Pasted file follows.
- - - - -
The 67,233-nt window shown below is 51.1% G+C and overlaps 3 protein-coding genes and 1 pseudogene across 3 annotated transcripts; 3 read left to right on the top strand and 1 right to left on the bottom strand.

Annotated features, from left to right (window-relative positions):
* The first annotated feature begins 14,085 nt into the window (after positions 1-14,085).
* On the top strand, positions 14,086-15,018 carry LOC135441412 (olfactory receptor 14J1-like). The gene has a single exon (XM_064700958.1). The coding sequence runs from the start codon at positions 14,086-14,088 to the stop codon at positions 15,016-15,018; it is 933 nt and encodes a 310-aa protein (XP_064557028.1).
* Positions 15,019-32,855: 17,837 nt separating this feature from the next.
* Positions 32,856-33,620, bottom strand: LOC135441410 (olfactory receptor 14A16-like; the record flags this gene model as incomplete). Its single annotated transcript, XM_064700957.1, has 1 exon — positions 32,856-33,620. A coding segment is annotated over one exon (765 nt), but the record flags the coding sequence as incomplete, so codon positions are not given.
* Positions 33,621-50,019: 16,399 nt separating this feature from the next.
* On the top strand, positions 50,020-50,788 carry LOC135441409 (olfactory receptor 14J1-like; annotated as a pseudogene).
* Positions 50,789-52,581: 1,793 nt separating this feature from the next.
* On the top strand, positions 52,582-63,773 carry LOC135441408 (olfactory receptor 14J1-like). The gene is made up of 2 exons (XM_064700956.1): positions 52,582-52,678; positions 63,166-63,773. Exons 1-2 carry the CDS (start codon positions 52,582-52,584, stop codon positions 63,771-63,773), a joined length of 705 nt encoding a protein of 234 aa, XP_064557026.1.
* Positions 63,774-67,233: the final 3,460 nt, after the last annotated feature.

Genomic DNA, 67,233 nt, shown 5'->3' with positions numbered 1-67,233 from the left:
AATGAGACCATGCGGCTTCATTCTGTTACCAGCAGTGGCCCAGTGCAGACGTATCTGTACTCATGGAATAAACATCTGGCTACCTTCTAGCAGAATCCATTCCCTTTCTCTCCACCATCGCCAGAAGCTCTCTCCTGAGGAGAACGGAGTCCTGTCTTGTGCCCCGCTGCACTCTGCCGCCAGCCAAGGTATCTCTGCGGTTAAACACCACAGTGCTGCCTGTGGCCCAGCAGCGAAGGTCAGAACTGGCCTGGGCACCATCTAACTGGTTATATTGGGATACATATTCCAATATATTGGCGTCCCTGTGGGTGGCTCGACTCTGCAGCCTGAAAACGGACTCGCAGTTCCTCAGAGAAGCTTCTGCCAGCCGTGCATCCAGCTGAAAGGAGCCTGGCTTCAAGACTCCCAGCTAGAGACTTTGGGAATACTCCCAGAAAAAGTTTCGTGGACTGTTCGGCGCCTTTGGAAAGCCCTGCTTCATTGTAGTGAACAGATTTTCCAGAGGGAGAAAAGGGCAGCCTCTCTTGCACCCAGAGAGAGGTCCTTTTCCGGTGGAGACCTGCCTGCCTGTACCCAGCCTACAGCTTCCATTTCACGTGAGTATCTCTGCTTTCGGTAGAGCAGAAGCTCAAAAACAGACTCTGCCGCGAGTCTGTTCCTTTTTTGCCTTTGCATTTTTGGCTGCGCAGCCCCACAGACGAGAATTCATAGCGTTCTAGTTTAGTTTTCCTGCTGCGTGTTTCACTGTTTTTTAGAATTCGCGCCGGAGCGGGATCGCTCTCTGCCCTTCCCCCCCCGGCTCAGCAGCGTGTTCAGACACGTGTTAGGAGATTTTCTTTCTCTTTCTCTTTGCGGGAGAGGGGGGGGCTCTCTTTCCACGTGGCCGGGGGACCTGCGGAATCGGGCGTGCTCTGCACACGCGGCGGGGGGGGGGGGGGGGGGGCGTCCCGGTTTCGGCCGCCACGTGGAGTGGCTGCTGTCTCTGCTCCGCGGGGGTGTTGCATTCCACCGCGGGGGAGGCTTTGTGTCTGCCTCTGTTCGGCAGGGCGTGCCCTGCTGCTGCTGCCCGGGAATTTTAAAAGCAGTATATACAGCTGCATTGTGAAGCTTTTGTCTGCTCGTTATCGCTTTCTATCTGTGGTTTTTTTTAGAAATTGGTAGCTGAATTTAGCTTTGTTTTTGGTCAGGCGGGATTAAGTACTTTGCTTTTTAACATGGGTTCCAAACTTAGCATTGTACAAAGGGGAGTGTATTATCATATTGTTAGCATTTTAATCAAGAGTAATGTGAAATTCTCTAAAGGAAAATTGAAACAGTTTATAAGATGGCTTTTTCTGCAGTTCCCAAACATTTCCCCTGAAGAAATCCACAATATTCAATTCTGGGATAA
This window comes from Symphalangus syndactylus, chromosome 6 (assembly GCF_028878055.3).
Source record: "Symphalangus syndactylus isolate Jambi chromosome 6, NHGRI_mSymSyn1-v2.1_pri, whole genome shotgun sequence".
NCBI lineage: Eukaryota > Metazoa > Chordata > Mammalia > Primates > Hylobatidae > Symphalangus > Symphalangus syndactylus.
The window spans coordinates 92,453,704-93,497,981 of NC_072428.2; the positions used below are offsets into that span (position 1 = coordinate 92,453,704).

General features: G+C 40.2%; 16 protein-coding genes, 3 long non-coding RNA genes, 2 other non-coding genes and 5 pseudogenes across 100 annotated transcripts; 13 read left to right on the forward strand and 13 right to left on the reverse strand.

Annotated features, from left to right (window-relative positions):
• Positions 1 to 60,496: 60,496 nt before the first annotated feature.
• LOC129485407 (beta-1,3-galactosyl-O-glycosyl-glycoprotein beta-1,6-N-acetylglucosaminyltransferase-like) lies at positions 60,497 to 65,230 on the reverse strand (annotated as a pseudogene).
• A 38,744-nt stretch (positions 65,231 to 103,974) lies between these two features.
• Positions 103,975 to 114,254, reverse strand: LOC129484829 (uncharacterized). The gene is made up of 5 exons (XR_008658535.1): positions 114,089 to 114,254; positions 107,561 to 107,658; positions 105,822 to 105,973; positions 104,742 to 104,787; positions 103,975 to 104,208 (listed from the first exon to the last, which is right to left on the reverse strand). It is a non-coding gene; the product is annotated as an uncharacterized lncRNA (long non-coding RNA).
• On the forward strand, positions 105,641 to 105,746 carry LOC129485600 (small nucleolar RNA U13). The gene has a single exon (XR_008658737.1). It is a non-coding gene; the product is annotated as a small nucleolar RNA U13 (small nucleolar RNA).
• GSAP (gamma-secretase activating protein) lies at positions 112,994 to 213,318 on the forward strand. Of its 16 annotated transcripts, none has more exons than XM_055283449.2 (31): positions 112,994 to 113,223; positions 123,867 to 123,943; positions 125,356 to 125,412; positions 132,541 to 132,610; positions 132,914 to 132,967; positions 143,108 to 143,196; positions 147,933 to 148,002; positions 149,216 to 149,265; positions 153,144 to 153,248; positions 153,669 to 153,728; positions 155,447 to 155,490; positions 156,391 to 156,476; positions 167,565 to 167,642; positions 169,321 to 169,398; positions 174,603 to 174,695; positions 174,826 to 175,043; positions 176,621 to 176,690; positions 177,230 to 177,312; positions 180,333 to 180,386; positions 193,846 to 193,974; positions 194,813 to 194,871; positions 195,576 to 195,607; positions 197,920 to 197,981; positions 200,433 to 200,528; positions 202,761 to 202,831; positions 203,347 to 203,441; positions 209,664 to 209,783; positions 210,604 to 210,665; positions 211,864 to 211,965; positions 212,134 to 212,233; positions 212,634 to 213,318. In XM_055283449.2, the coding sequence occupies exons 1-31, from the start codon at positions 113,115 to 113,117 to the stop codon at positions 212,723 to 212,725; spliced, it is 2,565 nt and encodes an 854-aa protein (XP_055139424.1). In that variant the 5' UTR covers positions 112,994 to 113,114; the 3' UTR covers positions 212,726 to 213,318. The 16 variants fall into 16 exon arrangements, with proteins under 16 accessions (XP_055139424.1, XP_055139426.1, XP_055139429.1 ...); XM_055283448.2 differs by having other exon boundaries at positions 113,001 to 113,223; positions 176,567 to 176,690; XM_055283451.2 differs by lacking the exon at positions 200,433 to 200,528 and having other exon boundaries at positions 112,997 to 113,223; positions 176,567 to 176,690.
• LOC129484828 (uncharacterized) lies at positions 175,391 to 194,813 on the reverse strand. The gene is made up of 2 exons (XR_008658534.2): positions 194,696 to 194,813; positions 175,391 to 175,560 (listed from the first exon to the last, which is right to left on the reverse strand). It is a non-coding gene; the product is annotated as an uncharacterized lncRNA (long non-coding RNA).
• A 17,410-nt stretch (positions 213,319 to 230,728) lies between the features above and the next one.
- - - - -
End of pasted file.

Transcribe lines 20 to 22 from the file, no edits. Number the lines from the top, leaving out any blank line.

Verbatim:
• Positions 1 to 60,496: 60,496 nt before the first annotated feature.
• LOC129485407 (beta-1,3-galactosyl-O-glycosyl-glycoprotein beta-1,6-N-acetylglucosaminyltransferase-like) lies at positions 60,497 to 65,230 on the reverse strand (annotated as a pseudogene).
• A 38,744-nt stretch (positions 65,231 to 103,974) lies between these two features.